16. 16. Knowing and Liking You <ul><li>Who you are </li></ul><ul><li>What you stand for </li></ul><ul><li>What you will ask them to do </li></ul><ul><li>What you will not ask them to do </li></ul><ul><li>What you will do for them </li></ul><ul><li>What you will not do for them </li></ul>(Glasser, 1993, p.32)
  17. 17. Strategies <ul><li>Greet students personally </li></ul><ul><li>Make frequent eye contact </li></ul><ul><li>Negotiate rules and routines with students </li></ul><ul><li>Acknowledge positive behaviours </li></ul><ul><li>Use positive language </li></ul><ul><li>Interact with students outside the classroom </li></ul>
  18. 18. Strategies <ul><li>Minimise embarrassment </li></ul><ul><li>Use humour </li></ul><ul><li>Use bibliotherapy </li></ul><ul><li>Use class meetings (Konza et al, 2001, p.30-33) </li></ul><ul><li>Take home buddies </li></ul><ul><li>Yellow pages (Lacey, 2006, p.31) </li></ul>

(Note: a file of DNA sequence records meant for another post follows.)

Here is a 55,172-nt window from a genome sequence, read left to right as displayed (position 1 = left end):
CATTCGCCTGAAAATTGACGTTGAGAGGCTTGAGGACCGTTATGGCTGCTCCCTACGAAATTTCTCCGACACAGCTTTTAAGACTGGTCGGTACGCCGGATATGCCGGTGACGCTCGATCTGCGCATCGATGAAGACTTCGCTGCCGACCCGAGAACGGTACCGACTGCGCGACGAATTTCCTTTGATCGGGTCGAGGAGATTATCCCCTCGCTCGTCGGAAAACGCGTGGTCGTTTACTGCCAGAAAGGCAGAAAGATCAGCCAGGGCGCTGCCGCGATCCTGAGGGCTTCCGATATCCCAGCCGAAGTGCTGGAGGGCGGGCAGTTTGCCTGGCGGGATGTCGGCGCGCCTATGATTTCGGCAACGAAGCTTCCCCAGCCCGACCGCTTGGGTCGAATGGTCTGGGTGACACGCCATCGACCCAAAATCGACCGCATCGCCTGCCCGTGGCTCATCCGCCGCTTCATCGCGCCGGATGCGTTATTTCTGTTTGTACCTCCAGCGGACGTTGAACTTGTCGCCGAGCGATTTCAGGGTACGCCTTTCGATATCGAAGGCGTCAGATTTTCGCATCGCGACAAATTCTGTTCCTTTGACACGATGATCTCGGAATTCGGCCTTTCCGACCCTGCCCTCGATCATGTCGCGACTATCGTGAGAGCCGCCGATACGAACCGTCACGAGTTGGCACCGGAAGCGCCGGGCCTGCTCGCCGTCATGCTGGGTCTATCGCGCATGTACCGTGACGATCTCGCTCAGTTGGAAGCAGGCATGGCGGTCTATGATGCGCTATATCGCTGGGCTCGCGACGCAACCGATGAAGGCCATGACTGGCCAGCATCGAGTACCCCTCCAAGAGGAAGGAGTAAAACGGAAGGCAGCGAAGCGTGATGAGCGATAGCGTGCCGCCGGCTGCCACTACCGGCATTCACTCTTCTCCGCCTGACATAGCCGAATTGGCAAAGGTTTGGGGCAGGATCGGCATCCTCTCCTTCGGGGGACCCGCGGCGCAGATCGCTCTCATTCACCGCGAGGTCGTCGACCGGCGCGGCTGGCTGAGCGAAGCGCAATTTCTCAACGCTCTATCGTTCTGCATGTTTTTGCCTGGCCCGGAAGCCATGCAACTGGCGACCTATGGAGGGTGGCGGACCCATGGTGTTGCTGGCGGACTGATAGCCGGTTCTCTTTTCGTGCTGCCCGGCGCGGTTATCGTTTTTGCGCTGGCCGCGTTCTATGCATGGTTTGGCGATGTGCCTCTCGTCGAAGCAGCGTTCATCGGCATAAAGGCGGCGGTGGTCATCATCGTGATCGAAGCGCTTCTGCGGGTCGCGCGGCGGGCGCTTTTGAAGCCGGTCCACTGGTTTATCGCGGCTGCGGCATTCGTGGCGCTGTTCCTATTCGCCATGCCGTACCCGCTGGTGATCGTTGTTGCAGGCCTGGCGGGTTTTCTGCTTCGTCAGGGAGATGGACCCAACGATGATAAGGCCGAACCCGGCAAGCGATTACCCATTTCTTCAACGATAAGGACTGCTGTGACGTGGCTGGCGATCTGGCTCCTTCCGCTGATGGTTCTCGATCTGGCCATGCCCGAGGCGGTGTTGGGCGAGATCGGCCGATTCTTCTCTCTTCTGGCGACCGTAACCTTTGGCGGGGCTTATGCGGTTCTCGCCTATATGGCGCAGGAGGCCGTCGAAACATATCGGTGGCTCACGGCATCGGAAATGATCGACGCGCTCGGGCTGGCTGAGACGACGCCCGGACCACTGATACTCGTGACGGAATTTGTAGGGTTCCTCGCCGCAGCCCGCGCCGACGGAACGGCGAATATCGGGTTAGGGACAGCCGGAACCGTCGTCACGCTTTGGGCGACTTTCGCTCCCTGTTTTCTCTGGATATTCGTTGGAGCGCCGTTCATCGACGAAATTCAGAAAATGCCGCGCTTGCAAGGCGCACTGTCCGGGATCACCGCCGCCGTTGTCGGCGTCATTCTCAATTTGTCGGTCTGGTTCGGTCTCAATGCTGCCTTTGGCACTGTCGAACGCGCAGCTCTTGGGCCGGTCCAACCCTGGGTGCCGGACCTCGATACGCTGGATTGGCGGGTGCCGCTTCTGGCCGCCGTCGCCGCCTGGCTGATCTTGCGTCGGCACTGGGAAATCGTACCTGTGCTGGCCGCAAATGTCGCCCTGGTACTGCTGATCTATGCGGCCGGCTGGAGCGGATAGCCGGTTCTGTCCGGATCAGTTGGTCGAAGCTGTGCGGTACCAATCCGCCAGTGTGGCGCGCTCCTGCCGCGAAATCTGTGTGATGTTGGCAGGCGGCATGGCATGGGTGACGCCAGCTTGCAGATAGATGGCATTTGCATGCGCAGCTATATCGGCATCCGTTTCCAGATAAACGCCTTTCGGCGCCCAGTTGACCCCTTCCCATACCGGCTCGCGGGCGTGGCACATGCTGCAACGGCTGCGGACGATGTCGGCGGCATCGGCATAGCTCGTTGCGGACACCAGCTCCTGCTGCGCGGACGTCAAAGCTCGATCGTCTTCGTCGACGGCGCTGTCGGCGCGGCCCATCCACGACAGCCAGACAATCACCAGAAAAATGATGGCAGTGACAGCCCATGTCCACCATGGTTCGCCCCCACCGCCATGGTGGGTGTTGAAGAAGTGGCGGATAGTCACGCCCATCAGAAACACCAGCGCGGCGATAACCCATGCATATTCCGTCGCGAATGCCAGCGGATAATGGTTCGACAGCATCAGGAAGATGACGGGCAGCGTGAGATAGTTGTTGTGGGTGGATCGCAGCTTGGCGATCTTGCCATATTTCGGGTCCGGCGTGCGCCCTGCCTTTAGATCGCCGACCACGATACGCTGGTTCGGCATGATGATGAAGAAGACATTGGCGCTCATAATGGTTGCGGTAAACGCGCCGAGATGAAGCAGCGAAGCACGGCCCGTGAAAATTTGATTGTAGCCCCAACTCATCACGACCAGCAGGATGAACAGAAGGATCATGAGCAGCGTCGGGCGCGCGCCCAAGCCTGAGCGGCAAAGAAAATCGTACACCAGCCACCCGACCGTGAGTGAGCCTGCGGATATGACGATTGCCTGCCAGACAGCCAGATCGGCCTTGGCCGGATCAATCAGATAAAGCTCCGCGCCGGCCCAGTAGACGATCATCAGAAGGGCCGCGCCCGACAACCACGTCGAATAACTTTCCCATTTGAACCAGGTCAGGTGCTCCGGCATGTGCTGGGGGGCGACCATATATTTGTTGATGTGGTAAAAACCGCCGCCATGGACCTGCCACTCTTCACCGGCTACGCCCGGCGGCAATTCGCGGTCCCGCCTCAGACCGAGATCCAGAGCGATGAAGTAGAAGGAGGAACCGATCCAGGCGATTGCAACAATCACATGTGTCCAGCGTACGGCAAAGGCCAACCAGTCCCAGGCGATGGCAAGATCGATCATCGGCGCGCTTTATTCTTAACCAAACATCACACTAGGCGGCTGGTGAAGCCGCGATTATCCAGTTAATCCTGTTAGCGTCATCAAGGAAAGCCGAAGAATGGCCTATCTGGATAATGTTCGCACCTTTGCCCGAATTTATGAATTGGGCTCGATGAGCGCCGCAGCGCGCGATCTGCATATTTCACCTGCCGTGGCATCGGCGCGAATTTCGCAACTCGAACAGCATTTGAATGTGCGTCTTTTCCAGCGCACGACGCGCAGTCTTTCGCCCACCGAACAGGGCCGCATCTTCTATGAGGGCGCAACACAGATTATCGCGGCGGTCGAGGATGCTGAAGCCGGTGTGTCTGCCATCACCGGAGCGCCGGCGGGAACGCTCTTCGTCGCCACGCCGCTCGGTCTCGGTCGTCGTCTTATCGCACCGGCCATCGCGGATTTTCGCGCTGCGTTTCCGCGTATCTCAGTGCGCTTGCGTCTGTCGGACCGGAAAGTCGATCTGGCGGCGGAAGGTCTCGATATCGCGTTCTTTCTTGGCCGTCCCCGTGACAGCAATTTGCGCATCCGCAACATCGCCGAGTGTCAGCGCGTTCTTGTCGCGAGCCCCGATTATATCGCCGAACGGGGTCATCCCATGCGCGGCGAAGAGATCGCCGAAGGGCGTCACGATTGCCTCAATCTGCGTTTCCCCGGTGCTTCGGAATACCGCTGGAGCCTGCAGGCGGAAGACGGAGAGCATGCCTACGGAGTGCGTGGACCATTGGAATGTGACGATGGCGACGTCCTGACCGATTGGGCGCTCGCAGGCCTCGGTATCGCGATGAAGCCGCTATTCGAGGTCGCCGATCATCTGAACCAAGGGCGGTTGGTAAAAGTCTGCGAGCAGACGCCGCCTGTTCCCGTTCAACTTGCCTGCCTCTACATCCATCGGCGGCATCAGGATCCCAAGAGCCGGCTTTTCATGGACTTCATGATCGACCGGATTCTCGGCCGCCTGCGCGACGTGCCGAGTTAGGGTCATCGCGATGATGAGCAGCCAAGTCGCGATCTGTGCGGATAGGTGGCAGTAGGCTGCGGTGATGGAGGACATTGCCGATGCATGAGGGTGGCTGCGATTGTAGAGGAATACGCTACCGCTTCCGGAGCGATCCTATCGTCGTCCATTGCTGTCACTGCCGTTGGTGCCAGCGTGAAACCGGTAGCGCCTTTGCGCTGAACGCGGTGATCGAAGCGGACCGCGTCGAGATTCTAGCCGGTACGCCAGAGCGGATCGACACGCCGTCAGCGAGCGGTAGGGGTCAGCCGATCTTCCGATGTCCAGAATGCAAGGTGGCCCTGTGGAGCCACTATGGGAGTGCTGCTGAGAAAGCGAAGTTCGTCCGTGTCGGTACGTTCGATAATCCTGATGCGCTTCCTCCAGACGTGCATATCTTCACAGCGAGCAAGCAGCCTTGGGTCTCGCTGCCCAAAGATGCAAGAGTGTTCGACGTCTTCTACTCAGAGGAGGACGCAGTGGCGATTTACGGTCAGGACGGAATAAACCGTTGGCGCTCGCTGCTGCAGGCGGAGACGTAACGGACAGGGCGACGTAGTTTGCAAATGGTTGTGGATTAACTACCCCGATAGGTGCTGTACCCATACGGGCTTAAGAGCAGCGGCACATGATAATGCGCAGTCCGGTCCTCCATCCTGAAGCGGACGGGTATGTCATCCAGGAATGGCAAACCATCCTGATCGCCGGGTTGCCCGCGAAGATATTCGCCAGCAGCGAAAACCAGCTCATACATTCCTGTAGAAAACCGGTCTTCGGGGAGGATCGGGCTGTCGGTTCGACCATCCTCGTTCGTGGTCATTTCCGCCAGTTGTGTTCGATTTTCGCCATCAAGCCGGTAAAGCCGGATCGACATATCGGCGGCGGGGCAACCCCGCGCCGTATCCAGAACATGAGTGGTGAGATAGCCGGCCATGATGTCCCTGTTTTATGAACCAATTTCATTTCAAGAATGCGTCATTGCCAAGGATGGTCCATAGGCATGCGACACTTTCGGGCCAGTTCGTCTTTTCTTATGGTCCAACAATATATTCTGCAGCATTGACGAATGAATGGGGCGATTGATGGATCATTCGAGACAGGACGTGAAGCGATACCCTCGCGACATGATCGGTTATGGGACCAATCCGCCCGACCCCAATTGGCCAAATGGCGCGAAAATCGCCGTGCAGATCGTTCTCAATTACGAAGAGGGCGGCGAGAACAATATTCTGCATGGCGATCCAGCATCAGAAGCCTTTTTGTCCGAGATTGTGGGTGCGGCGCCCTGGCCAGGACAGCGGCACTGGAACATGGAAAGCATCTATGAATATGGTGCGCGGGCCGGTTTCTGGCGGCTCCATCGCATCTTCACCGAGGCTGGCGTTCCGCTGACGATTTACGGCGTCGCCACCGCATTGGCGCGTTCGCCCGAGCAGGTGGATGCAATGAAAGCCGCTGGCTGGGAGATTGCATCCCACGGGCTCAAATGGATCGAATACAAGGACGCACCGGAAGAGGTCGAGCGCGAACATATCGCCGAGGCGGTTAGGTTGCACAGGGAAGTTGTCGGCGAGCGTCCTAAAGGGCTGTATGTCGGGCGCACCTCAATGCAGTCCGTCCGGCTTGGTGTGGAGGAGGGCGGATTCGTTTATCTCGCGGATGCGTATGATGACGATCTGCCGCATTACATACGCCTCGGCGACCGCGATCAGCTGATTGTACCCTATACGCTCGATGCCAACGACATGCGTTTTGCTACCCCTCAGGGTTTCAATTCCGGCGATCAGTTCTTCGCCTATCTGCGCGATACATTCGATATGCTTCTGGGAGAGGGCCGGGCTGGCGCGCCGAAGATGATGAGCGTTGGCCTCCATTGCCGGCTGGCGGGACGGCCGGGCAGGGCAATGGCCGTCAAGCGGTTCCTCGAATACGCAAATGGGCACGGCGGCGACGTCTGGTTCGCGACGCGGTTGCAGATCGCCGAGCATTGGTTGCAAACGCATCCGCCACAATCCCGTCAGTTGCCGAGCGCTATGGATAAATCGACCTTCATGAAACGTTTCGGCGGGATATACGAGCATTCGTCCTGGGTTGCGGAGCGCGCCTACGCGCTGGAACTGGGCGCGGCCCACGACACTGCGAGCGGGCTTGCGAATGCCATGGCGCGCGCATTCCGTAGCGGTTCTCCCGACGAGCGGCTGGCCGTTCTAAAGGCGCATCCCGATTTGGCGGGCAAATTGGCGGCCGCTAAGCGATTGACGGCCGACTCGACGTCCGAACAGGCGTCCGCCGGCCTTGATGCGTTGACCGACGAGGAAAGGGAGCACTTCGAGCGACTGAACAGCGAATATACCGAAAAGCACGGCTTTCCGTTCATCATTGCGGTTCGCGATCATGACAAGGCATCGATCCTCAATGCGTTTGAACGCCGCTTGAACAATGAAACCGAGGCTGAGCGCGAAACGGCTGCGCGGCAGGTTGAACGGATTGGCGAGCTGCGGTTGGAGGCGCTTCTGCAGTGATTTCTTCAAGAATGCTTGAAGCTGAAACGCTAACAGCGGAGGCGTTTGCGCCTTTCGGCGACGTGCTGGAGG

19. 19. Self-esteem Defined <ul><li>An individual's sense of their value or worth, or the extent to which a person values, approves of, appreciates, prizes, or likes him or herself (Blascovich & Tomaka, 1991). </li></ul><ul><li>A favourable or unfavourable attitude toward the self (Rosenberg, 1965) </li></ul>
  20. 20. Self-esteem Pop Quiz <ul><li>A) Increasing a students self-esteem will result in increased achievement. </li></ul><ul><li>B) Increasing a students achievement will result in increased self-esteem. </li></ul>
  21. 21. Self-esteem: The Research Shows Increased self-esteem does not result in increased achievement. (Baumeister, Campbell, Krueger, & Vohs, 2005, p. 84) (Craven, Marsh & Burnett, 2003) (Hattie, 1992)